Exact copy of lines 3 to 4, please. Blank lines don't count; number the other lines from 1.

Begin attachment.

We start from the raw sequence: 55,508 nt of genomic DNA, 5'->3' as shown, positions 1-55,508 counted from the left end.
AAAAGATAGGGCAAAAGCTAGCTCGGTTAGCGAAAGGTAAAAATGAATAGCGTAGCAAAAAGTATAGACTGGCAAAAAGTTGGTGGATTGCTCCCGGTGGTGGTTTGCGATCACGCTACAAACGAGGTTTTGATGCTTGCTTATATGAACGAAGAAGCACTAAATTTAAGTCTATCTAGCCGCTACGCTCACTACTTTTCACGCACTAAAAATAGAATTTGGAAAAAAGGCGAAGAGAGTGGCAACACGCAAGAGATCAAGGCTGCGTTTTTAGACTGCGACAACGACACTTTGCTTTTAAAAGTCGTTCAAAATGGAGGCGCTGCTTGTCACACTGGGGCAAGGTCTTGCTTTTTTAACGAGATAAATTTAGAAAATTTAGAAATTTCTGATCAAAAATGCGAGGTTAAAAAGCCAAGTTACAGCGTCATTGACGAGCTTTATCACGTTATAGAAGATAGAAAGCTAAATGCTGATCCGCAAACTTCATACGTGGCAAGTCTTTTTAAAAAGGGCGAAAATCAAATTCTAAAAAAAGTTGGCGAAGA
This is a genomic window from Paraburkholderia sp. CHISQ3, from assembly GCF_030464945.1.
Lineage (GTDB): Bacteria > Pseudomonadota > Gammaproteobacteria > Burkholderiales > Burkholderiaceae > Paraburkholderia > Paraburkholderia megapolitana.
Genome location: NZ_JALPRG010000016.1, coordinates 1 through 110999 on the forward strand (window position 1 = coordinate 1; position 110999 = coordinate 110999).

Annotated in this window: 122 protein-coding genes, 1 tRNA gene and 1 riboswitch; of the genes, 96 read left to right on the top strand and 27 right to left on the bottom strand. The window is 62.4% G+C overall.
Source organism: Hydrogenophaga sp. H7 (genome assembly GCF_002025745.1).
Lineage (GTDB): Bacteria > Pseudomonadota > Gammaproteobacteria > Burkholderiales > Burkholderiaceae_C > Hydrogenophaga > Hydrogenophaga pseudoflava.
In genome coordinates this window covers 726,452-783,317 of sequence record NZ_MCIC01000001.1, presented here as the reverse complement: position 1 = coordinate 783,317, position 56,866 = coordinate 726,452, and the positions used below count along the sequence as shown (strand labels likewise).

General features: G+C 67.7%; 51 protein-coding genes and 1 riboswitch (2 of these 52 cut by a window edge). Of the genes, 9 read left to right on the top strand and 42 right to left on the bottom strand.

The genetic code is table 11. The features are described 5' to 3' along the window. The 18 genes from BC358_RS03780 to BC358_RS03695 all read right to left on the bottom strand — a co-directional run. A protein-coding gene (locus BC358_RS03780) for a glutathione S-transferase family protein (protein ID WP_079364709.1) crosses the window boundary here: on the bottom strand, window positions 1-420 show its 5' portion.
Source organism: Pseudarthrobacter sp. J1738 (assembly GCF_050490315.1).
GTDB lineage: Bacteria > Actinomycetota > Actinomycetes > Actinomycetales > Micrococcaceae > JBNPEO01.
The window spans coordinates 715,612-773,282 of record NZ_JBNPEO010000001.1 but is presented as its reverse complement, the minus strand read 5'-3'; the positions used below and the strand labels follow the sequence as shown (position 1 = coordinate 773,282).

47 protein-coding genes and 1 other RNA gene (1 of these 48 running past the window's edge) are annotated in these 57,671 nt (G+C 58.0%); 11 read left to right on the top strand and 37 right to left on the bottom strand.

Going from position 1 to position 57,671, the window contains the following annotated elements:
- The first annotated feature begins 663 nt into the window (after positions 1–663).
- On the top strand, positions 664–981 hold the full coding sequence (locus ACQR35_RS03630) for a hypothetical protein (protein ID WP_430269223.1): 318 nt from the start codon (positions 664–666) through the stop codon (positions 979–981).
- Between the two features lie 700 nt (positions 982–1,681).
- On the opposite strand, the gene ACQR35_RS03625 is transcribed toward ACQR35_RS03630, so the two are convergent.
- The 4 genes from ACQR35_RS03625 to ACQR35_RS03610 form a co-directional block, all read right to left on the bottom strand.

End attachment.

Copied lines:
This is a genomic window from Paraburkholderia sp. CHISQ3, from assembly GCF_030464945.1.
Lineage (GTDB): Bacteria > Pseudomonadota > Gammaproteobacteria > Burkholderiales > Burkholderiaceae > Paraburkholderia > Paraburkholderia megapolitana.